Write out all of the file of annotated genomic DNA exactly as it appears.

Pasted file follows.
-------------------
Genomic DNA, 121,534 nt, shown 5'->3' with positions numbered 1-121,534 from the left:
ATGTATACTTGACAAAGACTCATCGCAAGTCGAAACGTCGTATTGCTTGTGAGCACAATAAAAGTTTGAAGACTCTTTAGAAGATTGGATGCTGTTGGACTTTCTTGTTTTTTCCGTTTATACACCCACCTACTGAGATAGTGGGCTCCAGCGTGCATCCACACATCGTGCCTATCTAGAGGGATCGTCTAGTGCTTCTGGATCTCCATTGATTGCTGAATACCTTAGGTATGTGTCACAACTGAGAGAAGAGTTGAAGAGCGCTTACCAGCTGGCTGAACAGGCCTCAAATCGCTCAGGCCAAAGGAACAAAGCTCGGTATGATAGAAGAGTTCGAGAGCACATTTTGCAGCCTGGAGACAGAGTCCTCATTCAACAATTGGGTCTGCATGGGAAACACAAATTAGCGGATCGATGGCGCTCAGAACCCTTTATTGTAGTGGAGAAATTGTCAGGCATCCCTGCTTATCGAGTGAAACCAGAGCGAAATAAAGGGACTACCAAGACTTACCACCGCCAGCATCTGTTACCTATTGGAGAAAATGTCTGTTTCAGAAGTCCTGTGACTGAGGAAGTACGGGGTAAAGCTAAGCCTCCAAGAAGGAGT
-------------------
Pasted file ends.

Genomic DNA, 121,534 nt, shown 5'->3' with positions numbered 1-121,534 from the left:
ATGTATACTTGACAAAGACTCATCGCAAGTCGAAACGTCGTATTGCTTGTGAGCACAATAAAAGTTTGAAGACTCTTTAGAAGATTGGATGCTGTTGGACTTTCTTGTTTTTTCCGTTTATACACCCACCTACTGAGATAGTGGGCTCCAGCGTGCATCCACACATCGTGCCTATCTAGAGGGATCGTCTAGTGCTTCTGGATCTCCATTGATTGCTGAATACCTTAGGTATGTGTCACAACTGAGAGAAGAGTTGAAGAGCGCTTACCAGCTGGCTGAACAGGCCTCAAATCGCTCAGGCCAAAGGAACAAAGCTCGGTATGATAGAAGAGTTCGAGAGCACATTTTGCAGCCTGGAGACAGAGTCCTCATTCAACAATTGGGTCTGCATGGGAAACACAAATTAGCGGATCGATGGCGCTCAGAACCCTTTATTGTAGTGGAGAAATTGTCAGGCATCCCTGCTTATCGAGTGAAACCAGAGCGAAATAAAGGGACTACCAAGACTTACCACCGCCAGCATCTGTTACCTATTGGAGAAAATGTCTGTTTCAGAAGTCCTGTGACTGAGGAAGTACGGGGTAAAGCTAAGCCTCCAAGAAGGAGT